An obvious and immediate objection to this approach would be to say that to conjure up an Old English name out of thin air that just so happens to fit in with the latest archaeological discoveries at Stonehenge is blatant cheating that proves nothing and achieves nothing. Of course, it would be utterly futile if we were to rely only on our imaginations and on nothing else to provide evidence to fit a theory, but this will not be the case; instead, we shall rely solely on accredited evidence from the past.
We know that the remains of the Neolithic flint mines in Norfolk made such an impression on the Saxons that they named the place “Grime’s Graves” after their god Grim, while a reasonable variation on the name “Grime’s Graves” is the term “The Devil’s Holes”, a title that reflects the nature of the mines or openings into the earth, as well as the dark nature of the Saxon god Grim. Before we continue, we should bear in mind that the name “Grim” meant hooded or masked and it was used to describe one aspect of the god Woden or Odin.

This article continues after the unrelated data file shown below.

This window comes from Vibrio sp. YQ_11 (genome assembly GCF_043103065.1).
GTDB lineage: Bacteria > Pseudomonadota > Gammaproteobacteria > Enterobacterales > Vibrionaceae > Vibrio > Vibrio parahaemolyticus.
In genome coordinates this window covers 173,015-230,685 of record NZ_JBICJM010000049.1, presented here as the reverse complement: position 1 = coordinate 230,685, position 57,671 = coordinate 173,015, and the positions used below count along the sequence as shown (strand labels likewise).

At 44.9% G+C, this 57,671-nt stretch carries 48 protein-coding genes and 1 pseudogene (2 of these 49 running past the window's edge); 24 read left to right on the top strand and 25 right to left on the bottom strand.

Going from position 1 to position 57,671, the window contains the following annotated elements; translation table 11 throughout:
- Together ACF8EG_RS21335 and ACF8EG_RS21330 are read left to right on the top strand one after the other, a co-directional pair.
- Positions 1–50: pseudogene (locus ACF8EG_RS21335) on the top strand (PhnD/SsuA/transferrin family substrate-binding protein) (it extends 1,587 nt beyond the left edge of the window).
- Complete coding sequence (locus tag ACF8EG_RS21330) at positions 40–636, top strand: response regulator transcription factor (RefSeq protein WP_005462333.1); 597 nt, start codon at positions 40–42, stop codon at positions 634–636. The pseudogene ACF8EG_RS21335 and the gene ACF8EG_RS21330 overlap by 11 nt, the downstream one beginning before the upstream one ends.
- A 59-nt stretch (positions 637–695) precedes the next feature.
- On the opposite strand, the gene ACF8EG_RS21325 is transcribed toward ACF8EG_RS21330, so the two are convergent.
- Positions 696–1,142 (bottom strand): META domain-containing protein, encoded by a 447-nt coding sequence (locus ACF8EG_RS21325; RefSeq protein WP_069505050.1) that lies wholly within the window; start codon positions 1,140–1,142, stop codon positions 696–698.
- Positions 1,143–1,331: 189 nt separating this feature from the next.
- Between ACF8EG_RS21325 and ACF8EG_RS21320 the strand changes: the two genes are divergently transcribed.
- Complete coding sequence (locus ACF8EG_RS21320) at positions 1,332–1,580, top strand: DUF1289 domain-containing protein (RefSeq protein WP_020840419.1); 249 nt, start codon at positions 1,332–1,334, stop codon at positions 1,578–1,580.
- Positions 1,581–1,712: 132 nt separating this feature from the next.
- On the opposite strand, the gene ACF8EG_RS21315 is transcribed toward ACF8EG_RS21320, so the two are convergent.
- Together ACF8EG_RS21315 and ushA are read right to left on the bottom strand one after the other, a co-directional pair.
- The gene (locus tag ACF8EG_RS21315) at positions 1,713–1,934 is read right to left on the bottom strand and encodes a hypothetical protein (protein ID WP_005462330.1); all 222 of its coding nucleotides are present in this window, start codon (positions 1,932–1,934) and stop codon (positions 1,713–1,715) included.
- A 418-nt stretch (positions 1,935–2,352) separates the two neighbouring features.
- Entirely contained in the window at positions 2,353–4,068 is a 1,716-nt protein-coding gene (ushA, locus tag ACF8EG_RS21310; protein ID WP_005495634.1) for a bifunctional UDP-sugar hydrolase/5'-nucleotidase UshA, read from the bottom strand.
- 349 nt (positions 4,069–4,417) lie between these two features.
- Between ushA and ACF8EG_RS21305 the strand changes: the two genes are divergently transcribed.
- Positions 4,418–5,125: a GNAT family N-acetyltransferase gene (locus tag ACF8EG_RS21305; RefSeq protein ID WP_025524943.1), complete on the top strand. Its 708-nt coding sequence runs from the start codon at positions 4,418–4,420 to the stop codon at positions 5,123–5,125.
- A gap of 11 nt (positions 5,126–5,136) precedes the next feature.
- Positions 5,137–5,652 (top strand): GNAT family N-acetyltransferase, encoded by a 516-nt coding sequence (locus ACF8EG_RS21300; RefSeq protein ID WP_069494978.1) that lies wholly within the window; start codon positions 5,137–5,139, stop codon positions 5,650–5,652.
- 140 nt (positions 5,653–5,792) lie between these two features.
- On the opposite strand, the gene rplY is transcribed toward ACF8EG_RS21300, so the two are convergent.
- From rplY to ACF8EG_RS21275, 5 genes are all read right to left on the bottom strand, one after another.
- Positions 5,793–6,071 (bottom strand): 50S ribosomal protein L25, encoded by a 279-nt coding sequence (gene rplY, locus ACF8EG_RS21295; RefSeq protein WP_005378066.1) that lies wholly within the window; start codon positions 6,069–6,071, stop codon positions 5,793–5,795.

With the precedent of Grime’s Graves in mind, what impression did the curious structural design of the place we now call Stonehenge make on the Saxons who first encountered it? Are we to suppose that as far back as the sixth century, perhaps, a group of Saxons appeared over the brow of a nearby hill, took in the unearthly sight before them, then simply muttered something like “Ah, the hanging stones” before wandering off? Perhaps – perhaps not.